Has the Age of Quantum Computing Finally Arrived?
July 18, 2013
In a post entitled Quantum Computing: Is the Future Here?, I noted that Lockheed Martin had purchased a quantum computer from the Canadian firm D-Wave. Now Google and NASA have teamed to purchase another D-Wave machine that will be the centerpiece of a new Quantum Artificial Intelligence Lab hosted at NASA’s Ames Research Center. [“Google, NASA Open New Lab to Kick Tires on Quantum Computer,” by Robert McMillan, Wired, 15 May 2013] According to McMillan, the computer is a D-Wave Two, the same model purchased by Lockheed Martin. On its corporate website, D-Wave describes their latest offering this way:
“The D-Wave TwoTM system is a high performance computing system designed for industrial problems encountered by Fortune 500 companies, government and academia. Our latest superconducting 512-qubit processor chip is housed inside a cryogenics system within a 10 square meter shielded room.”
The D-Wave Two is four times as powerful as its first quantum computer which housed a 128-qubit chip. The following video shows how the components in a 128-qubit Rainier processor fit together.
Katherine Foley reports that the Google/NASA computer cost $15 million and is capable of producing “unheard-of calculation speeds 3600 times faster than those of conventional computers.” [“NASA Google Quantum Computer: The World’s Most Expensive Computer Thinks Like a Human,” Policymic, June 2013] Foley continues:
“The Canadian D-Wave-Two is the first commercially available computational system that supposedly utilizes quantum tunneling to solve complex mathematical equations. This process represents a complete overhaul of the way computer scientists have thought about processing.”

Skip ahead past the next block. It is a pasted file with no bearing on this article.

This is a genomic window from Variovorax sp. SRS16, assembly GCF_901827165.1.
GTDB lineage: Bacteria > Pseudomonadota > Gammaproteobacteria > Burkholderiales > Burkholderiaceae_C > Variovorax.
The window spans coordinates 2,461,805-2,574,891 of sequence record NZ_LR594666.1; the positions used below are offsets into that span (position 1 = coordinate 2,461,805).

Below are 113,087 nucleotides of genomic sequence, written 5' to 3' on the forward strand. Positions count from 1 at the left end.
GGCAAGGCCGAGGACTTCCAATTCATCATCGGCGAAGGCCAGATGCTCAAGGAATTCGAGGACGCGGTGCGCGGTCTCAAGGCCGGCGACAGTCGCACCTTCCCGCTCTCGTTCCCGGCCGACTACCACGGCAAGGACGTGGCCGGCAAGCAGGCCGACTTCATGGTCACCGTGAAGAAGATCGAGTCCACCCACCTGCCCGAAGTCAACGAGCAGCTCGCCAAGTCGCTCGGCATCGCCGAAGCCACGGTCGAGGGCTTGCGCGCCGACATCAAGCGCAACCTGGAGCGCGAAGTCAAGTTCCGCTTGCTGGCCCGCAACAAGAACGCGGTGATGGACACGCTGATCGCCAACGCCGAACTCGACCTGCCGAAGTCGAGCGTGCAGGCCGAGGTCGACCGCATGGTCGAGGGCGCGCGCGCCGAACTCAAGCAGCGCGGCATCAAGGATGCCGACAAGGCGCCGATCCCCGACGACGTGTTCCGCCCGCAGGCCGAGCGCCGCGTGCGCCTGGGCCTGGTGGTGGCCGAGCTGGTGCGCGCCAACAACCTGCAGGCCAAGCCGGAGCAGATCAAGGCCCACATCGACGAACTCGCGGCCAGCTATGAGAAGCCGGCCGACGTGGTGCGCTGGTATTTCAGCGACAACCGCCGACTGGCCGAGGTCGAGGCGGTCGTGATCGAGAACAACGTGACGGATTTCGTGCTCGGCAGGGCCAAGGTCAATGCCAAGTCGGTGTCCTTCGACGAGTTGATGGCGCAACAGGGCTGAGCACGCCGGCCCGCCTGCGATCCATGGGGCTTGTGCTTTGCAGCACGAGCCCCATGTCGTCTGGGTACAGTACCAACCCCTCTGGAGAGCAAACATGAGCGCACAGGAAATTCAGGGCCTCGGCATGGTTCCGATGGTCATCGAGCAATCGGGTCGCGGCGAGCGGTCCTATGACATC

Foley’s use of the modifier “supposedly” reflects the fact the D-Wave system still has its detractors. McMillan explains:
“D-Wave has … met some skepticism from the quantum computing community. In part, it’s because D-Wave is taking a different approach to quantum computing. But it’s also because it hasn’t produced the kind of peer reviewed research on its systems that academics require.”
Clearly, D-Wave is confident enough in its system that it has been able to convince several large organizations, whose ranks are filled with some pretty smart people, that their quantum computer works. McMillan writes, “Although it’s still in the early days of experimentation, quantum computing could herald a new era of number-crunching.” He explains: